This article is part of a series centered around the members and work of the Northwestern University Cello Ensemble.
Pulitzer Prize-winning composer Aaron Jay Kernis is one of the world’s leading figures in new music. His work for eight celli, Ballad, is featured on Northwestern University Cello Ensemble’s debut album Shadow, Echo, Memory (to be released by Sono Luminus on July 29). Recently, Mr. Kernis graciously took the time to answer a few questions for this series.
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Q. When and why did your interest in composition begin?
A. I began composing when I was 12. I became fascinated with music a few years earlier through violin lessons, choral singing, theory lessons and listening to a lot of classical music. I just gravitated to it all, and became deeply passionate about communicating my feelings through music.
Q. Are there any composers, performers, or styles that have particularly influenced your work?
A. There have been many – MANY! I think the composers that particularly remain major influences are Bach (who’s at the pinnacle of all composing), Mahler (his embrace of such a huge universe of music that came into his is still deeply affecting), Arvo Pärt (his willingness to risk everything, to simplify to such a degree is so courageous) Messiaen (whose harmony is so rich and colorful, and sonic palette of such breadth), and Sibelius (whose sweeping expansion of what the symphony can contain is so complex and compressed).
Q. Your piece Ballad, for eight cellos, will be featured on the Shadow, Echo, Memory album. What led you to choose this instrumentation?
A. I had wanted to write a piece for Maya Beiser, who often works with electronics (the original version of the work was for one solo and seven recorded cellos – or eight solo cellos as in this recording). The first time it was played and recorded was with Joshua Roman, who recorded the seven lines and played the eighth line.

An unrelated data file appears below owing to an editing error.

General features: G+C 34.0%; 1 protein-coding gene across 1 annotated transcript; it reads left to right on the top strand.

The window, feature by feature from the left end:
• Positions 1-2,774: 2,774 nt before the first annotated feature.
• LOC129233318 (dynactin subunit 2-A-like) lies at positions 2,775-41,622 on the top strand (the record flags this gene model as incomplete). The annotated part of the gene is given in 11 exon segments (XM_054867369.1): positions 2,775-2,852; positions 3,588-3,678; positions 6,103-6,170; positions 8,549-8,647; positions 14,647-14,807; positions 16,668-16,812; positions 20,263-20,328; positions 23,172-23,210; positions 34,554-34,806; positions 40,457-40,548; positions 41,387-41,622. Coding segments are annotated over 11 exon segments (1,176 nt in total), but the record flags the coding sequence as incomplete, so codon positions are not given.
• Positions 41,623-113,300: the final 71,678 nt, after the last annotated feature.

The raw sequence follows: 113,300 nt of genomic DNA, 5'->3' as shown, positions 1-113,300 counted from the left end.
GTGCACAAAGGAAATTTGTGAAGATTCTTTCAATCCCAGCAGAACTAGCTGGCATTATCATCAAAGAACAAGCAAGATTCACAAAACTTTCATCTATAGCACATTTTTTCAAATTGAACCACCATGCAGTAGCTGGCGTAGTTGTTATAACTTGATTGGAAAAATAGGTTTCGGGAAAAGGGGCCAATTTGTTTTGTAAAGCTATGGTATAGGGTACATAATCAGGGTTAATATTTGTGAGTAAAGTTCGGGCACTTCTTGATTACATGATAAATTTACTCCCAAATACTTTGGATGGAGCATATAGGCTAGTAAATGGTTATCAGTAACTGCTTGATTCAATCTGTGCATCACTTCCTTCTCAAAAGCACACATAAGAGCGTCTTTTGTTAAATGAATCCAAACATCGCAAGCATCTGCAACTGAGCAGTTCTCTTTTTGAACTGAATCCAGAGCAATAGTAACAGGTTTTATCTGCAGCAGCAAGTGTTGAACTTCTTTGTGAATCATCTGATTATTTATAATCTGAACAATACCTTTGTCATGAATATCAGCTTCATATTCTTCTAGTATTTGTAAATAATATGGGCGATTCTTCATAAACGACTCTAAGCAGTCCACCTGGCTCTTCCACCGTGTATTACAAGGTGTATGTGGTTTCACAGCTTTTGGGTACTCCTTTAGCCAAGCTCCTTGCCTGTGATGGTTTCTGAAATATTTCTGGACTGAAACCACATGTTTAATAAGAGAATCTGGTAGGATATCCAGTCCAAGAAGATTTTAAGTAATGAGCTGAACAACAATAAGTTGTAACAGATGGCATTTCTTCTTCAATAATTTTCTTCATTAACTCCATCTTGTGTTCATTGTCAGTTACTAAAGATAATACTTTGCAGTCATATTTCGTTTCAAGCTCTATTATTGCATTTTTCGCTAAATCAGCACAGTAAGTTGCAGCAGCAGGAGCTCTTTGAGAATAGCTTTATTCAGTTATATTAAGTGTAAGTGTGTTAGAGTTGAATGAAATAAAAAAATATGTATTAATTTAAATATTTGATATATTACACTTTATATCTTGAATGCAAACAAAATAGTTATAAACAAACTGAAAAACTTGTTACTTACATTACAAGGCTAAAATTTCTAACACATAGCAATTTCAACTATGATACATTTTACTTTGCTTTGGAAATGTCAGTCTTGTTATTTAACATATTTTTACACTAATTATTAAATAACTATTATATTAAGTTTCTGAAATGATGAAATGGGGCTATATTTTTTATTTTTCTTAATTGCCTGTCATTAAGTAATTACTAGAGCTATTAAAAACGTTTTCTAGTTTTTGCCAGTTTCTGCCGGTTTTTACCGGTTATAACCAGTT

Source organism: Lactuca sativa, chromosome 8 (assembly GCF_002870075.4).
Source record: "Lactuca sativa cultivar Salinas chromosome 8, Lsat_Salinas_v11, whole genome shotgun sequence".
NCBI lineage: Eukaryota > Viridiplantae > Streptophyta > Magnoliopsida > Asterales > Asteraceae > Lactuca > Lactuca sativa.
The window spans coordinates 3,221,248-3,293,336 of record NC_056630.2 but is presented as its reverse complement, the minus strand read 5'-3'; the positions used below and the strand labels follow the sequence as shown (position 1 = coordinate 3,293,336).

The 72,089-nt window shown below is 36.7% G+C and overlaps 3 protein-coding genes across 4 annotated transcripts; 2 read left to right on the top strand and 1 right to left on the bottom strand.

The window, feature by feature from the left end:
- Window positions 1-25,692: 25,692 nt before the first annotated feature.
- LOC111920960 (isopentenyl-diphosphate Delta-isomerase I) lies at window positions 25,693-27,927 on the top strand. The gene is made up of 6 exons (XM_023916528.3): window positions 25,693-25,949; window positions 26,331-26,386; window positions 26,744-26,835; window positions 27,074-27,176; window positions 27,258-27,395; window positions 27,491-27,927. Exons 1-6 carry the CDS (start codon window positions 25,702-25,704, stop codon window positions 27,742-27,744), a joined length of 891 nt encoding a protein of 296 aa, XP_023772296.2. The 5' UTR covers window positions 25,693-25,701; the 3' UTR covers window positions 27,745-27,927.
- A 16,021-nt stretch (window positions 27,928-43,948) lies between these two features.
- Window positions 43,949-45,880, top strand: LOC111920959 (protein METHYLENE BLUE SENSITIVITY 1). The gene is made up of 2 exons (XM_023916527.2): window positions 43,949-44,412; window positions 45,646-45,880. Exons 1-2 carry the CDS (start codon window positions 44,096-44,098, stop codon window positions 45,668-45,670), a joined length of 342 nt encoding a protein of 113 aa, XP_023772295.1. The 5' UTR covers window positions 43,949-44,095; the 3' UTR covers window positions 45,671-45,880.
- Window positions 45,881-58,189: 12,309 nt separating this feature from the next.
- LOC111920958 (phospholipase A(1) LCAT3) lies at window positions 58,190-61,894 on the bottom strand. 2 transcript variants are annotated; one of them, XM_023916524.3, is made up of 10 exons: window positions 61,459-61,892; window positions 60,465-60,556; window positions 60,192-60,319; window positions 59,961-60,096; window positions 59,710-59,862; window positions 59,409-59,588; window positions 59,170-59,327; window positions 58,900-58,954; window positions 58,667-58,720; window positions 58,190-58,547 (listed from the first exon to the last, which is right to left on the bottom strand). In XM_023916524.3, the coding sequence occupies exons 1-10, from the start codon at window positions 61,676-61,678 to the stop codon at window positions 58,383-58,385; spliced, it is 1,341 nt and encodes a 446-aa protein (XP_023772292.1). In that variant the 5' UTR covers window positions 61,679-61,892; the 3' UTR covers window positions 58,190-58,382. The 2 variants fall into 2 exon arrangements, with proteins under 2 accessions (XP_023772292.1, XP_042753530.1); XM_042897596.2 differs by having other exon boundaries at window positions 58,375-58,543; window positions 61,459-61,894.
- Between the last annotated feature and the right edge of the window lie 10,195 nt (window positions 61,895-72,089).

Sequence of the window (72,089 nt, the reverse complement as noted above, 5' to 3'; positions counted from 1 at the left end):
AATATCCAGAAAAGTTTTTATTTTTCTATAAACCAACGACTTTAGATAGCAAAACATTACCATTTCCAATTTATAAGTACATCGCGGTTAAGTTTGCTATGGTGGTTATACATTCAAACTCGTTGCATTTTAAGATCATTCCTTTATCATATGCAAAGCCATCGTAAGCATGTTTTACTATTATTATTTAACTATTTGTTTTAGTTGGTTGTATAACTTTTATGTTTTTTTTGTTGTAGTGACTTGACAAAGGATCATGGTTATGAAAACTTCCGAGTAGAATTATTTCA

Q. What do you find challenging, or liberating, about writing for cello ensemble?
A. The sound is so rich and gorgeous, so enveloping and emotional.
Q. What was the impetus behind Ballad?
A. It was written in memory of my mother, who had passed away shortly before I began to write it. She loved melodic songs, easy jazz and American popular ballads, so it is a piece I think she would’ve liked -if it weren’t so filled with sadness.
Q. Your remarkable success as a composer began quite early in your career. What has continued to motivate you since then, and how have you grown as an artist?
A. This is a huge question, but I’ll try to summarize. Composing for wonderful performers and situations is so enriching – right now I’m enjoying writing even more than in past decades. What motivates it is a constant state of discovery – of new ideas, things that hadn’t been thought of before, new ways of expressing emotion and connecting with musicians and listeners, all of which is very inspiring. I also have grown to enjoy working with young composers in my roles at Yale School of Music and in my capacities running programs for composers with great orchestras in Minnesota and Nashville. All the experiences of my life – writing, traveling, being a father, a teacher, etc. have allowed me to grow as a musician and person. There’s always something new to discover.
Q. What are the first steps you take when you begin working on a new piece?
A. If I’m not jotting down some embryonic little ideas, I’m taking long walks, going to see visual art, napping – all ways to get the mind ready to be open to the next artistic and personal journey.
Q. What are some current projects that you are working on?
A. I’ve just completed a work for treble voice and chamber orchestra that needed to be written after the nearly constant presence of terror attacks in the West and Middle East. It’s for the SF Girls Chorus and the Knights Chamber Orchestra, and it premiered in early June at the New York Philharmonic’s Biennial. I’m about to begin a violin concerto for Canadian virtuoso James Ehnes with four great orchestras around the world.
Q. What advice can you give to young, aspiring composers?
A. Learn from your teachers, but be true to your own voice. But finding your voice is not something that has to be the main thing that motivates (I feel it’s way overstressed) – it can be a process through one’s life rather than something found earlier and burnished from then on. Listen to as much as you can, know as much as possible, but learn from life and experience as much as music.
The Northwestern University Cello Ensemble’s upcoming CD Shadow, Echo, Memory will be released by Sono Luminus on July 29. Please enjoy this sneak peek below, and be sure to become a fan on Facebook and follow them on Twitter.